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Be Prepared to Preserve

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Be Prepared to Preserve
by Lisa Vitello

     It's mid-summer!  God's good earth is bursting with fresh, wholesome fruits, grains and vegetables.  Whether you grow a garden of your own or not, you can take advantage of all the fresh, seasonal produce available right now.  Be prepared to preserve!

     Now is the time to get your kitchen organized and equipped to handle all the abundant bounty that will be ready in just a couple of months. You don't want to be scrambling for supplies with fruits and vegetables dead ripe on the vine outside.  If you have never preserved food, this will be a very general overview of the equipment needed to "put by" fruits and vegetables.  For complete instructions on how to preserve all kinds of food, I would highly recommend Stocking Up III by Carol Hupping, et al, or Putting Food By by Janet C. Greene et al.  Both are classics in the area of food preservation and I learned most of what I know from books like these.

     The three most common forms of preserving foods are canning, freezing and drying.  Some foods, like spinach, should only be frozen, since the canning process would all but destroy it.  Foods that can be dried include most fruits, herbs and some veggies like zucchini and onion.  Canning is obviously the choice for putting up jams and jellies, plus I like it best for tomato sauce and apple pie filling.  It has taken me 20 years to figure a lot of this out, so please don't be overwhelmed.  Start by trying a couple of simple items you know your family will eat and build from there.

     There is some basic equipment involved in each of these processes.  For canning, you will need a water bath canner. I frequently see these at my local grocery and hardware stores.  They are not hard to find and are fairly inexpensive.  This is just a large pot, usually enamel over steel, with a lid and a rack inside for keeping the jars up off the bottom of the kettle while heating.  There are other accessories like a funnel for getting the food in the jar without spilling and tongs for taking the hot jars out of the canner, which I prefer over trying to lift up the rack.  Most of these items will be sold alongside the canning kettle.

     If you plan on trying your hand at canning vegetables, you will need a pressure canner.  Water bath canning works fine for high acid food like fruit, but won't destroy all the harmful bacteria in low acid foods like vegetables and meats.  I would not take any chances here - a pressure canner is essential to preserve vegetables and meats.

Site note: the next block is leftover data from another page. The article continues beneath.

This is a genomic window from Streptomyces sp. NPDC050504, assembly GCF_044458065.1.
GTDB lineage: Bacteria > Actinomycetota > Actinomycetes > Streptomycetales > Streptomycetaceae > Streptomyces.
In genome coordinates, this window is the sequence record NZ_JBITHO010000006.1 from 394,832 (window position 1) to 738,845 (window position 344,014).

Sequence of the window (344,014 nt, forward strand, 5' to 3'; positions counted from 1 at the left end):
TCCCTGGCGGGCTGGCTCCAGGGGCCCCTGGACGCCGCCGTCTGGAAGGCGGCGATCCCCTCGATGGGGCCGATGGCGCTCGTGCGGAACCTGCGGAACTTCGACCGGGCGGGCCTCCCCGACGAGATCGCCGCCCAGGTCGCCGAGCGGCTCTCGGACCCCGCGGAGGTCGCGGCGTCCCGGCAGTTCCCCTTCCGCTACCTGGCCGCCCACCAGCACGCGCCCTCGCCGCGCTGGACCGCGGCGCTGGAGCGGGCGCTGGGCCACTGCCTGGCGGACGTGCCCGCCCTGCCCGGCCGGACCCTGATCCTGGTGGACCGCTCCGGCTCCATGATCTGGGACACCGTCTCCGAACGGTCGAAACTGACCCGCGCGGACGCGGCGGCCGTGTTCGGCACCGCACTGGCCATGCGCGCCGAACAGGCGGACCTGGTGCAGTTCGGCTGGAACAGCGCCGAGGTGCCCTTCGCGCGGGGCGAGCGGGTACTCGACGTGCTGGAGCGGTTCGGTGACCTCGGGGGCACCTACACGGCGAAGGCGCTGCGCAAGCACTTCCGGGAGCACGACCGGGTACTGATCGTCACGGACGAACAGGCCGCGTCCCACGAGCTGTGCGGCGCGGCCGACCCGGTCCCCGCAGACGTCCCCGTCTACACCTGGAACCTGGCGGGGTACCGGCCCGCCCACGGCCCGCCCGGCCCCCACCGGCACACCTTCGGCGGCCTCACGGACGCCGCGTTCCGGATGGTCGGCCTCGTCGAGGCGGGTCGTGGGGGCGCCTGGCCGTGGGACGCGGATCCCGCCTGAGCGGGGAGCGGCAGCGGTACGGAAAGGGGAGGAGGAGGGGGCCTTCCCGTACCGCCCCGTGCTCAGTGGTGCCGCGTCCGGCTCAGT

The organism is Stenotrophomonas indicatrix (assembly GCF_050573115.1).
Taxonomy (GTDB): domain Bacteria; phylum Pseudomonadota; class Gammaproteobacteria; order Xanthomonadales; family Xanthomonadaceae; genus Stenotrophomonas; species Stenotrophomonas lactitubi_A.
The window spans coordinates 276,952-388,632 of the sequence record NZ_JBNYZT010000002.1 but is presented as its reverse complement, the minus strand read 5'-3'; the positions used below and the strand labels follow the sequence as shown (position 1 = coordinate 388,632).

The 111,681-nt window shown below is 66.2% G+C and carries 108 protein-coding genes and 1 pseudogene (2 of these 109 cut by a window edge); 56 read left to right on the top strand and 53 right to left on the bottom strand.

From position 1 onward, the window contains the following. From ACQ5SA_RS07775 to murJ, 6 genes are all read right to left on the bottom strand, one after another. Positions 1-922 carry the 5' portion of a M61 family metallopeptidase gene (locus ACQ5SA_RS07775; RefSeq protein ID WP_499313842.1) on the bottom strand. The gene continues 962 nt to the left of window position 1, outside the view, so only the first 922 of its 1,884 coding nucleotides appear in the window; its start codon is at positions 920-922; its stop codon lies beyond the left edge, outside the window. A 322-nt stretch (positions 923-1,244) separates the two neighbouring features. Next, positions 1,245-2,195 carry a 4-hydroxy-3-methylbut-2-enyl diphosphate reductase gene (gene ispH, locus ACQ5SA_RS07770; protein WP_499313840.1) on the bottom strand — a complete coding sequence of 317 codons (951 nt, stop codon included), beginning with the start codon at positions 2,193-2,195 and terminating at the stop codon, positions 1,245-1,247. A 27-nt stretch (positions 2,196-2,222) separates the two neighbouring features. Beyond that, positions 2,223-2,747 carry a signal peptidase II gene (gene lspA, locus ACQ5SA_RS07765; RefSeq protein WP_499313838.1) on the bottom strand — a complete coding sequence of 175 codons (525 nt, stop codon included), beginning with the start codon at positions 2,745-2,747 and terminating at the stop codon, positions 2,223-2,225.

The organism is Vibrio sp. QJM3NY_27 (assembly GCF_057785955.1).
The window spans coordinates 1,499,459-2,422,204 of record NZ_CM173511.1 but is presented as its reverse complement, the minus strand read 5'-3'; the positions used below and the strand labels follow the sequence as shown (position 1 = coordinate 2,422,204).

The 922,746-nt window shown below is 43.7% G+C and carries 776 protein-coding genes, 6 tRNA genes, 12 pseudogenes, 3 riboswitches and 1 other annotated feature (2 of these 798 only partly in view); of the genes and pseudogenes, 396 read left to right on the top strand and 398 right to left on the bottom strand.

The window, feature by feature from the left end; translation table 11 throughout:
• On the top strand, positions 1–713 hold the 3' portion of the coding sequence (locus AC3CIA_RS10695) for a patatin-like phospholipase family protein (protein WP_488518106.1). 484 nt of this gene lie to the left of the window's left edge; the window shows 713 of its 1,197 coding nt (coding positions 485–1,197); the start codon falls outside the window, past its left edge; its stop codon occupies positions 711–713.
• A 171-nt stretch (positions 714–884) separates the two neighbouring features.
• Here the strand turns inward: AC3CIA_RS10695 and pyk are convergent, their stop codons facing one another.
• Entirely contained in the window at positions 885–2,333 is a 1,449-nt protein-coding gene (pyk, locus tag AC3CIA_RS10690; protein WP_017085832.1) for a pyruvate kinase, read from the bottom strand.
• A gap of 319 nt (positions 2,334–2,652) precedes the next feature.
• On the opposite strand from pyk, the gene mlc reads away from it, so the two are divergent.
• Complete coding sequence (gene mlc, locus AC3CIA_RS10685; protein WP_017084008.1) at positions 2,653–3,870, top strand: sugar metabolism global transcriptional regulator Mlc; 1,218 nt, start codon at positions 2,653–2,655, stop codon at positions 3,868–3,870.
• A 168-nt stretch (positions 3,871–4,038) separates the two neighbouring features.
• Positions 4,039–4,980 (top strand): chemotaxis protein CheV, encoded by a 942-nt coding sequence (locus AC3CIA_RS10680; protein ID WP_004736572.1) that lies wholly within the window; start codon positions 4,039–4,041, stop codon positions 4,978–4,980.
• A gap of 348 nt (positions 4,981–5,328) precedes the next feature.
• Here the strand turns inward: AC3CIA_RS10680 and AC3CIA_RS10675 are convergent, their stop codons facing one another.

These are not cheap.  A high quality 15 quart pressure canner will cost around $200.00 new.  Sometimes, if you keep an eye on the local classifieds you might find one for sale.  Just be careful to examine anything used very carefully, making sure it is in very good condition.  Also, I wouldn't use a pressure canner that is very old, as the technology has come a long way since our grandmothers' days.  The pressure can fluctuate and be hard to gauge with the old models.

     Pressure canners also require some extra attention and care before being put to use each season.  Some have rubber gaskets around the rim; others have overpressure plugs which must be inspected each year.  Simply following the instructions that come with your pressure canner will insure that your equipment stays in top condition.  This is a good reason to go ahead and buy new - good instructions and probably some customer support to go with it.  It is a one-time investment that will pay off for decades if you maintain it well.

     Of course, for canning you need canning jars.  The sizes most frequently used are half-pint, pint and quart jars.  The jars also come with either a regular or wide-mouth.  Regular works well for sauces and jams and wide-mouth is best for chunky things like whole tomatoes or peaches.  Jars are fine to buy used, as long as you run a finger around the rim of each one to check for tiny nicks, which will prevent a good seal.  I recommend you use jars specifically made for canning, since they are stronger and the lids and rims are made to fit perfectly on them.

     Speaking of lids and rims, it is a good idea to stock up on these as well.  The lids are the round disc with a sealant around the edge that will cover the top of the jar.  The rim is the part that screws down the lids.  Rims can be used over and over, but lids can only be used once, so have plenty on hand - in both regular and wide-mouth size.